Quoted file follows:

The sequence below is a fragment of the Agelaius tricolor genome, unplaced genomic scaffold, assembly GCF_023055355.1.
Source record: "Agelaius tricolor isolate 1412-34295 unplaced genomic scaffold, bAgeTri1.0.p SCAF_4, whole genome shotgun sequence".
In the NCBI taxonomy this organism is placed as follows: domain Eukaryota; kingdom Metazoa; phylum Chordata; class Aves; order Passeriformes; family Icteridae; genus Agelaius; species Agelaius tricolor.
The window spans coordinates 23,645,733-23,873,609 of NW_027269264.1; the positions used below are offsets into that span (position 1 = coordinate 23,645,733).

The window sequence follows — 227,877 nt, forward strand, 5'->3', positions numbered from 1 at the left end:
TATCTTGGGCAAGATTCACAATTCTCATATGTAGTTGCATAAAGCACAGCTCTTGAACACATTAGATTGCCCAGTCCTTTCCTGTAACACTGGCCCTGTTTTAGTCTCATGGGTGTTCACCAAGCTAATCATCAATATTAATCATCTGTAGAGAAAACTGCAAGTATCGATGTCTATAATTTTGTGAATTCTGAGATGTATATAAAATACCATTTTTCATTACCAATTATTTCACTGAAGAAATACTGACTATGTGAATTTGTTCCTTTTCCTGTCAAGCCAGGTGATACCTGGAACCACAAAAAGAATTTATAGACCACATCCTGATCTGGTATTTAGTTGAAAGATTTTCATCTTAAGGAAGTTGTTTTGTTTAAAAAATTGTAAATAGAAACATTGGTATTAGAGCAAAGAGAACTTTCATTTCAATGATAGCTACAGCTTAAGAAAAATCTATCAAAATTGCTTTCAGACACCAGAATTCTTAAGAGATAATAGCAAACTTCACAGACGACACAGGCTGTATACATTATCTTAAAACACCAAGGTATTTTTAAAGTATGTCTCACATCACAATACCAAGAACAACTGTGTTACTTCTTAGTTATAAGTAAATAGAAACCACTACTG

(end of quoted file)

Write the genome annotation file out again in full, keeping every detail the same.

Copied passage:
The sequence below is a fragment of the Agelaius tricolor genome, unplaced genomic scaffold, assembly GCF_023055355.1.
Source record: "Agelaius tricolor isolate 1412-34295 unplaced genomic scaffold, bAgeTri1.0.p SCAF_4, whole genome shotgun sequence".
In the NCBI taxonomy this organism is placed as follows: domain Eukaryota; kingdom Metazoa; phylum Chordata; class Aves; order Passeriformes; family Icteridae; genus Agelaius; species Agelaius tricolor.
The window spans coordinates 23,645,733-23,873,609 of NW_027269264.1; the positions used below are offsets into that span (position 1 = coordinate 23,645,733).

The window sequence follows — 227,877 nt, forward strand, 5'->3', positions numbered from 1 at the left end:
TATCTTGGGCAAGATTCACAATTCTCATATGTAGTTGCATAAAGCACAGCTCTTGAACACATTAGATTGCCCAGTCCTTTCCTGTAACACTGGCCCTGTTTTAGTCTCATGGGTGTTCACCAAGCTAATCATCAATATTAATCATCTGTAGAGAAAACTGCAAGTATCGATGTCTATAATTTTGTGAATTCTGAGATGTATATAAAATACCATTTTTCATTACCAATTATTTCACTGAAGAAATACTGACTATGTGAATTTGTTCCTTTTCCTGTCAAGCCAGGTGATACCTGGAACCACAAAAAGAATTTATAGACCACATCCTGATCTGGTATTTAGTTGAAAGATTTTCATCTTAAGGAAGTTGTTTTGTTTAAAAAATTGTAAATAGAAACATTGGTATTAGAGCAAAGAGAACTTTCATTTCAATGATAGCTACAGCTTAAGAAAAATCTATCAAAATTGCTTTCAGACACCAGAATTCTTAAGAGATAATAGCAAACTTCACAGACGACACAGGCTGTATACATTATCTTAAAACACCAAGGTATTTTTAAAGTATGTCTCACATCACAATACCAAGAACAACTGTGTTACTTCTTAGTTATAAGTAAATAGAAACCACTACTG